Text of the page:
SAO PAULO (Reuters) -Formula One title rivals Max Verstappen and Lewis Hamilton both faced possible sanctions on Saturday after being accused of breaking the rules ahead of the Sao Paulo Grand Prix.
On a day of drama in Brazil after qualifying for a Saturday sprint race that determines Sunday’s starting grid, Mercedes driver Hamilton and then Red Bull’s championship leader Verstappen caught the stewards’ attention.
Seven times world champion Hamilton dominated qualifying at the Interlagos circuit but his car then failed a technical check, with the risk of demotion to the back of the sprint field.
Stewards ordered the rear wing assembly to be impounded and the car stored overnight.
A spokesman for the governing FIA said the officials were awaiting further evidence that would not be available until morning.
A statement then delivered another bombshell by summoning Verstappen and a team representative to a meeting at 0930 local time (1230 GMT) for an alleged breach of the international sporting code.
Video footage posted by a fan on social media showed Verstappen seemingly checking with his hands the rear wings of his Red Bull and Hamilton’s Mercedes after they had parked up post-qualifying.
Article 2.5.1 of the sporting code states that “no operation, checking, tuning or repair is allowed” in that secure area unless authorised by officials.
Hamilton, 19 points adrift of Verstappen with four races remaining, already has a five-place grid penalty for Sunday’s race after Mercedes changed the engine in his car.
The Briton had clocked a fastest time of one minute 07.934 seconds with Verstappen 0.438 slower, a considerable margin around one of the shortest laps on the calendar.
“Let’s go,” exclaimed Hamilton over the team radio.
Three points are to be won in the sprint but Hamilton’s chances of taking them were thrown into doubt by a measurement of millimetres.
Formula One technical delegate Jo Bauer reported the uppermost rear wing adjustable positions did not comply with the rules for a maximum distance of 85mm when the drag reduction system was deployed.
Hamilton had earlier told reporters the car was finally performing to his liking.
“A lot of the times we get it wrong, I get it wrong, and today I got it right and the car was really nice to drive. It was everything I wanted,” he said.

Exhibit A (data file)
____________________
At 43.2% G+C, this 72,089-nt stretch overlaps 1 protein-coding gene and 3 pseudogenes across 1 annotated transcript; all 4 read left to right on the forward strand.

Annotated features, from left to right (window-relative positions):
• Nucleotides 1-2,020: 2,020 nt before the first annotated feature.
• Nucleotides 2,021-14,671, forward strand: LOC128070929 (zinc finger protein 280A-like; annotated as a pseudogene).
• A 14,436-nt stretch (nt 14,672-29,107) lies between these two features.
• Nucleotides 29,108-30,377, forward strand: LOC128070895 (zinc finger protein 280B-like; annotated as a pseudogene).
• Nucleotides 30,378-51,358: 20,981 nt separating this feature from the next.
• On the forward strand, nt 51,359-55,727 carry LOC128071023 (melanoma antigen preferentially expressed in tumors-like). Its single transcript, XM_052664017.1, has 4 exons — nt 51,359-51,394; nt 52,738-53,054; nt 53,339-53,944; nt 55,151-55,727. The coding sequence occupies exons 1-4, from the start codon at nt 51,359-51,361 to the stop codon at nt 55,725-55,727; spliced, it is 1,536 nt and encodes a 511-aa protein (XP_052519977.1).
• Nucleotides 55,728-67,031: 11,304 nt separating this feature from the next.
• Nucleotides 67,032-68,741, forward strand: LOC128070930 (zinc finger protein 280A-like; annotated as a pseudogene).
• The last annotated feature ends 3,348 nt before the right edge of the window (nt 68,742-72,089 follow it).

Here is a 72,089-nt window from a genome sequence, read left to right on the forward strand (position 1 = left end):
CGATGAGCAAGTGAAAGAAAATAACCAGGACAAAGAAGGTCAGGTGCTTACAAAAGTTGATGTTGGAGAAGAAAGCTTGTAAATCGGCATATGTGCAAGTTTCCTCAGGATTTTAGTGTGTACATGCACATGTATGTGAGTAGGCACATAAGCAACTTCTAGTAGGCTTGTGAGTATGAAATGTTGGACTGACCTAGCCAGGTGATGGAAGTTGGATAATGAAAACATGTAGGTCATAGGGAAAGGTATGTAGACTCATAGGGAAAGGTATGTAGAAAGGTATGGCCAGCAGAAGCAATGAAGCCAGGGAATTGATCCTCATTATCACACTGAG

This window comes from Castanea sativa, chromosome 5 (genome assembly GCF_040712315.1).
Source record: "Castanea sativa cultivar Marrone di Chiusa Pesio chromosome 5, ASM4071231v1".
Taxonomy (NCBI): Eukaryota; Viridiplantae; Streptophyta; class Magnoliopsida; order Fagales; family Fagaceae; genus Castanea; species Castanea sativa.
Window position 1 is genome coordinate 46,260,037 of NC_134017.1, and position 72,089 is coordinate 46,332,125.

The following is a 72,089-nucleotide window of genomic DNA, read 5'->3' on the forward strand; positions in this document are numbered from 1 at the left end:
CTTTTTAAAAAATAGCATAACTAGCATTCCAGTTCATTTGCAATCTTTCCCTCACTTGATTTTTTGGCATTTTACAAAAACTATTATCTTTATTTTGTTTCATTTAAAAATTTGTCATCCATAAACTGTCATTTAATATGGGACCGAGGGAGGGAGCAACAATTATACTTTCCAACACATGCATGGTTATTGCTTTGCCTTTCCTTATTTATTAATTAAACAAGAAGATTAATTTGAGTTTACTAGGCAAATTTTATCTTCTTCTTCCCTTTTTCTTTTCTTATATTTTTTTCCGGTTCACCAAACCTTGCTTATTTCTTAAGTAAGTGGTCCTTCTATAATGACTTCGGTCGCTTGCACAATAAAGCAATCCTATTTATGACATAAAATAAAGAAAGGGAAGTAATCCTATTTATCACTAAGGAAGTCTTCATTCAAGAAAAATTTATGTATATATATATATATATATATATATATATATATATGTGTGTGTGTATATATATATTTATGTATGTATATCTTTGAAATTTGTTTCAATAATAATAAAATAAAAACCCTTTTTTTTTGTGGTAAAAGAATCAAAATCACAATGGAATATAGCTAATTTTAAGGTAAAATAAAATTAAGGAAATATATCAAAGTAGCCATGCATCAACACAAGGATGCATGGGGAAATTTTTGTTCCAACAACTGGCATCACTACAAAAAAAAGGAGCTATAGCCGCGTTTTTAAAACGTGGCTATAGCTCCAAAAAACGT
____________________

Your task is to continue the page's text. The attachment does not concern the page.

Verstappen said Hamilton’s new engine had clearly made a difference.
“For me it’s not a big shock. I’m just happy to be second. That’s a good position to start from. Of course you always want to be closer but sometimes you just have to be realistic and there was not much more in it,” he said.
The 100km sprint is the last of three in the experimental format this season, with the other two being at Monza and Silverstone.
Mercedes’ Valtteri Bottas was third fastest with Red Bull’s Sergio Perez alongside on the second row.
“Lewis was untouchable today,” said Perez.
Team boss Christian Horner agreed: “That fresh engine is obviously pumping out some horsepower for (Hamilton) so I think second was the best we could hope for,” he said.
“If you look at the relative speed (of Hamilton) compared to Valtteri it’s a couple of tenths.”
AlphaTauri’s Pierre Gasly starts fifth with the two Ferraris of Carlos Sainz and Charles Leclerc followed by the two McLarens of Lando Norris and Daniel Ricciardo in the battle for third overall.
Fernando Alonso qualified 10th for Alpine.
Further back George Russell was out-qualified by Williams team mate Nicholas Latifi – the first time that has happened although the actual grand prix grid positions will not be decided until Saturday.
(Writing by Alan Baldwin in London; Editing by Ken Ferris, Christian Radnedge, William Mallard and Lincoln Feast.)